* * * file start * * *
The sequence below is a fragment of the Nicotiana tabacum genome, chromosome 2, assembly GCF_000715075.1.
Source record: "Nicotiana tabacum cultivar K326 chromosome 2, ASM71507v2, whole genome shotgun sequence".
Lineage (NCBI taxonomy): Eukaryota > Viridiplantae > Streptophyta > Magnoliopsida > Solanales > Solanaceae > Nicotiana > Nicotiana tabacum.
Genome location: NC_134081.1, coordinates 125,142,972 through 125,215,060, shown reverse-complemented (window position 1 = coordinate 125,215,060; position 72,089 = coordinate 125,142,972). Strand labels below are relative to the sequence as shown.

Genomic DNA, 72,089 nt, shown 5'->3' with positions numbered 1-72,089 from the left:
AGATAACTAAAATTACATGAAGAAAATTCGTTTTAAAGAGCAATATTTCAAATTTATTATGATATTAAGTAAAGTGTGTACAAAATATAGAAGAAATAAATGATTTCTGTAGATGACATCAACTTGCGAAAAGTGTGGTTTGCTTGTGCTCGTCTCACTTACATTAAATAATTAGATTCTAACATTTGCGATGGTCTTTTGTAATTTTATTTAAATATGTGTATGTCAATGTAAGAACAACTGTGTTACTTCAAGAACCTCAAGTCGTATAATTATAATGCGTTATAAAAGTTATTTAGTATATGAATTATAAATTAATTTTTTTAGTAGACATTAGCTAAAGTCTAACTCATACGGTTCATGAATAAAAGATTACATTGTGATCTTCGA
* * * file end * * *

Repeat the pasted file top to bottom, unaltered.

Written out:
The sequence below is a fragment of the Nicotiana tabacum genome, chromosome 2, assembly GCF_000715075.1.
Source record: "Nicotiana tabacum cultivar K326 chromosome 2, ASM71507v2, whole genome shotgun sequence".
Lineage (NCBI taxonomy): Eukaryota > Viridiplantae > Streptophyta > Magnoliopsida > Solanales > Solanaceae > Nicotiana > Nicotiana tabacum.
Genome location: NC_134081.1, coordinates 125,142,972 through 125,215,060, shown reverse-complemented (window position 1 = coordinate 125,215,060; position 72,089 = coordinate 125,142,972). Strand labels below are relative to the sequence as shown.

Genomic DNA, 72,089 nt, shown 5'->3' with positions numbered 1-72,089 from the left:
AGATAACTAAAATTACATGAAGAAAATTCGTTTTAAAGAGCAATATTTCAAATTTATTATGATATTAAGTAAAGTGTGTACAAAATATAGAAGAAATAAATGATTTCTGTAGATGACATCAACTTGCGAAAAGTGTGGTTTGCTTGTGCTCGTCTCACTTACATTAAATAATTAGATTCTAACATTTGCGATGGTCTTTTGTAATTTTATTTAAATATGTGTATGTCAATGTAAGAACAACTGTGTTACTTCAAGAACCTCAAGTCGTATAATTATAATGCGTTATAAAAGTTATTTAGTATATGAATTATAAATTAATTTTTTTAGTAGACATTAGCTAAAGTCTAACTCATACGGTTCATGAATAAAAGATTACATTGTGATCTTCGA